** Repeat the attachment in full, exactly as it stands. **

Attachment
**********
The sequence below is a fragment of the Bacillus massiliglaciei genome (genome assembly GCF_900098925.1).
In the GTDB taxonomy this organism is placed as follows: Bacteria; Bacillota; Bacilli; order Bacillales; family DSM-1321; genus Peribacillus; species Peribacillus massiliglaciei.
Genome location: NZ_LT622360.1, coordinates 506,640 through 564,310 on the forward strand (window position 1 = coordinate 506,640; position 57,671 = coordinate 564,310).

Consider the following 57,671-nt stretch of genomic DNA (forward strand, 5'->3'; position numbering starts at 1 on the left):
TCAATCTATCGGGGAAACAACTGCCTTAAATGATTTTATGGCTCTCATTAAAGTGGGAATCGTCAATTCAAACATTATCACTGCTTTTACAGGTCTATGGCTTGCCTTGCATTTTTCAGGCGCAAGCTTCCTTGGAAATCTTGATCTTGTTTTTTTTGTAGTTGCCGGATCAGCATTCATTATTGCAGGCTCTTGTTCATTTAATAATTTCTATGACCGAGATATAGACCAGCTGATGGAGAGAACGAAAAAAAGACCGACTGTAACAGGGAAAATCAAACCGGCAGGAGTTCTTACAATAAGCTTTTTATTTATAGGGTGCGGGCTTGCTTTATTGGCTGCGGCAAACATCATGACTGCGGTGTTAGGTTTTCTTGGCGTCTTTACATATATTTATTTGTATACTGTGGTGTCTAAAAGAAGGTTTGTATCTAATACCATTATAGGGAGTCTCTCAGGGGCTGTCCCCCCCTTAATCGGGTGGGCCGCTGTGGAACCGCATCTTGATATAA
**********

The sequence below is a fragment of the Bacillus massiliglaciei genome (genome assembly GCF_900098925.1).
In the GTDB taxonomy this organism is placed as follows: Bacteria; Bacillota; Bacilli; order Bacillales; family DSM-1321; genus Peribacillus; species Peribacillus massiliglaciei.
Genome location: NZ_LT622360.1, coordinates 506,640 through 564,310 on the forward strand (window position 1 = coordinate 506,640; position 57,671 = coordinate 564,310).

Consider the following 57,671-nt stretch of genomic DNA (forward strand, 5'->3'; position numbering starts at 1 on the left):
TCAATCTATCGGGGAAACAACTGCCTTAAATGATTTTATGGCTCTCATTAAAGTGGGAATCGTCAATTCAAACATTATCACTGCTTTTACAGGTCTATGGCTTGCCTTGCATTTTTCAGGCGCAAGCTTCCTTGGAAATCTTGATCTTGTTTTTTTTGTAGTTGCCGGATCAGCATTCATTATTGCAGGCTCTTGTTCATTTAATAATTTCTATGACCGAGATATAGACCAGCTGATGGAGAGAACGAAAAAAAGACCGACTGTAACAGGGAAAATCAAACCGGCAGGAGTTCTTACAATAAGCTTTTTATTTATAGGGTGCGGGCTTGCTTTATTGGCTGCGGCAAACATCATGACTGCGGTGTTAGGTTTTCTTGGCGTCTTTACATATATTTATTTGTATACTGTGGTGTCTAAAAGAAGGTTTGTATCTAATACCATTATAGGGAGTCTCTCAGGGGCTGTCCCCCCCTTAATCGGGTGGGCCGCTGTGGAACCGCATCTTGATATAA